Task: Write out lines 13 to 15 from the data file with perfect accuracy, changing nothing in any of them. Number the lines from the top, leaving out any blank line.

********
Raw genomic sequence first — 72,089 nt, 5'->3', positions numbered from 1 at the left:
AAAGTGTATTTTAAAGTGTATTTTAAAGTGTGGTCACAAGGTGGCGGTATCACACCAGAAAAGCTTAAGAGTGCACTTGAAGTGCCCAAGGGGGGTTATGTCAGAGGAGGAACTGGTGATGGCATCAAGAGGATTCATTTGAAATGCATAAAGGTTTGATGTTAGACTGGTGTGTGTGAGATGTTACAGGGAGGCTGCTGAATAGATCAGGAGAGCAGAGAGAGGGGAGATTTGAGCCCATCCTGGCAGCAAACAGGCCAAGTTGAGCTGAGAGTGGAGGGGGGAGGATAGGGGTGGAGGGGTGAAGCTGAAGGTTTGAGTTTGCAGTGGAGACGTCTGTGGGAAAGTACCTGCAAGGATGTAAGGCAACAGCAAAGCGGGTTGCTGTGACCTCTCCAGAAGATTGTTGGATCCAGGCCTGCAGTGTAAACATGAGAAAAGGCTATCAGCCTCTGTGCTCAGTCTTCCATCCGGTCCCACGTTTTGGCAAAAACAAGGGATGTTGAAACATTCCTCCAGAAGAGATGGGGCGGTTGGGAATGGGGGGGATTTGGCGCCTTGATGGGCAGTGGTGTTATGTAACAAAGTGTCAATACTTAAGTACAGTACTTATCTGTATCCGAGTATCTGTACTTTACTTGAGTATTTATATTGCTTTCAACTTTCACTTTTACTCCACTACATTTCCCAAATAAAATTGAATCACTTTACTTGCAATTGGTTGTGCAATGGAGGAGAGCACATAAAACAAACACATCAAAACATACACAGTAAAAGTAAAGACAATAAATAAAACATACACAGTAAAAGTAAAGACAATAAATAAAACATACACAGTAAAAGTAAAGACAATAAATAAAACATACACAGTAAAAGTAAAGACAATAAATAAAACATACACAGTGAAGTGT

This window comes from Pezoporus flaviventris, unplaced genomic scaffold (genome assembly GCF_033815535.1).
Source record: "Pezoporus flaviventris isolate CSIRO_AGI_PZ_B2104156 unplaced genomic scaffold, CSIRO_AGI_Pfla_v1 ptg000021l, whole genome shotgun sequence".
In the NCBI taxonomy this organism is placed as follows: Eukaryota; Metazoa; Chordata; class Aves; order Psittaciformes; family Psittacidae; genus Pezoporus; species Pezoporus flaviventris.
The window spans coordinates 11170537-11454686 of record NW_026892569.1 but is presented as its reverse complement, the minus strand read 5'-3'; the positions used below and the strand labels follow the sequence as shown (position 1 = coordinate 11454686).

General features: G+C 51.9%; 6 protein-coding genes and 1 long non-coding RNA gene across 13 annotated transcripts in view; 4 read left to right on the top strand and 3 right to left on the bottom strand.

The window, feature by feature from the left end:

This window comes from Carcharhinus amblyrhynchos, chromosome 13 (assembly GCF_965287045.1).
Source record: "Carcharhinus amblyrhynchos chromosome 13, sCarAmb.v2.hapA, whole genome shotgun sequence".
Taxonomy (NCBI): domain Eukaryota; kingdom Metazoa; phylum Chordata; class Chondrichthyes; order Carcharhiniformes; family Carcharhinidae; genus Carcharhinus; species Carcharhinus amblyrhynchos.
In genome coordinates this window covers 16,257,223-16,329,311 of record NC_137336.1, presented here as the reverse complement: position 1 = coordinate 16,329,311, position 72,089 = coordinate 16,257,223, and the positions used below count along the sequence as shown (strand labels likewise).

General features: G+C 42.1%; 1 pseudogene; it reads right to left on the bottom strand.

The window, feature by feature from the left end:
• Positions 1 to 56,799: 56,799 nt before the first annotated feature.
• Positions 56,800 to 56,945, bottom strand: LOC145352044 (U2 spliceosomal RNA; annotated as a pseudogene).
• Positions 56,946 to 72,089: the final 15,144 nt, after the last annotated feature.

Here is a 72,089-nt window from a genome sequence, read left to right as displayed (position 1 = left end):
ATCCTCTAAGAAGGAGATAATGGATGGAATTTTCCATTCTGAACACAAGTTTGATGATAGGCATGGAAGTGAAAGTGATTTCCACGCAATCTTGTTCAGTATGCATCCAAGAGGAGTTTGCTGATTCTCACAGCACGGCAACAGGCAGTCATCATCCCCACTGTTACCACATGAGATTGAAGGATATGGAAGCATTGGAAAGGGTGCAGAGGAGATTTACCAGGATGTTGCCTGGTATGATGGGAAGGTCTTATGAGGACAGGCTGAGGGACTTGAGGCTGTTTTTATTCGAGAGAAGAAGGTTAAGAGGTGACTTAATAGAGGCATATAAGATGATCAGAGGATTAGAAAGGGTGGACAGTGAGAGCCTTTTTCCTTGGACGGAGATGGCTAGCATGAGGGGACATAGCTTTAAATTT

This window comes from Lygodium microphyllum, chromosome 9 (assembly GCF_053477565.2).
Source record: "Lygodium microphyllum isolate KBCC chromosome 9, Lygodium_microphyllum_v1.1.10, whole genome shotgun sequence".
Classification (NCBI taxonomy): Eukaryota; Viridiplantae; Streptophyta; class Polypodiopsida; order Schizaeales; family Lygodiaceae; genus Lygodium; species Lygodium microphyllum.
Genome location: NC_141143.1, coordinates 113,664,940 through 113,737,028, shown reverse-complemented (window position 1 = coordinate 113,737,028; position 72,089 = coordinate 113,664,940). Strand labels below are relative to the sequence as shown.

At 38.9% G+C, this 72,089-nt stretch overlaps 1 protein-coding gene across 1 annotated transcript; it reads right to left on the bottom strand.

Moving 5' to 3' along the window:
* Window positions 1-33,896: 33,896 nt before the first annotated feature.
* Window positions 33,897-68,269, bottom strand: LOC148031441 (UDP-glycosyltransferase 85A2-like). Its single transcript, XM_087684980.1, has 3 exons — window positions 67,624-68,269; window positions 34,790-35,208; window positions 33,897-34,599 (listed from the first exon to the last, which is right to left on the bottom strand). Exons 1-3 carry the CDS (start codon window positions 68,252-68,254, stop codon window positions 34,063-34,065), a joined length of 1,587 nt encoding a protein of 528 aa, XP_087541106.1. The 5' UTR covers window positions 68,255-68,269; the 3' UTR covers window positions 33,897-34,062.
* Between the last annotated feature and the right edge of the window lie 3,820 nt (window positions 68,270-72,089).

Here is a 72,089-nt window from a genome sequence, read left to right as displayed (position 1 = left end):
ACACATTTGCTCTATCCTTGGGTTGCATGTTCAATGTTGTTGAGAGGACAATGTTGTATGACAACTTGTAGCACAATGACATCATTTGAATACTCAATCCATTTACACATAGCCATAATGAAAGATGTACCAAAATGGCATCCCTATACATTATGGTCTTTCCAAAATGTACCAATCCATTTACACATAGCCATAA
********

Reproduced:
General features: G+C 42.1%; 1 pseudogene; it reads right to left on the bottom strand.

The window, feature by feature from the left end:
• Positions 1 to 56,799: 56,799 nt before the first annotated feature.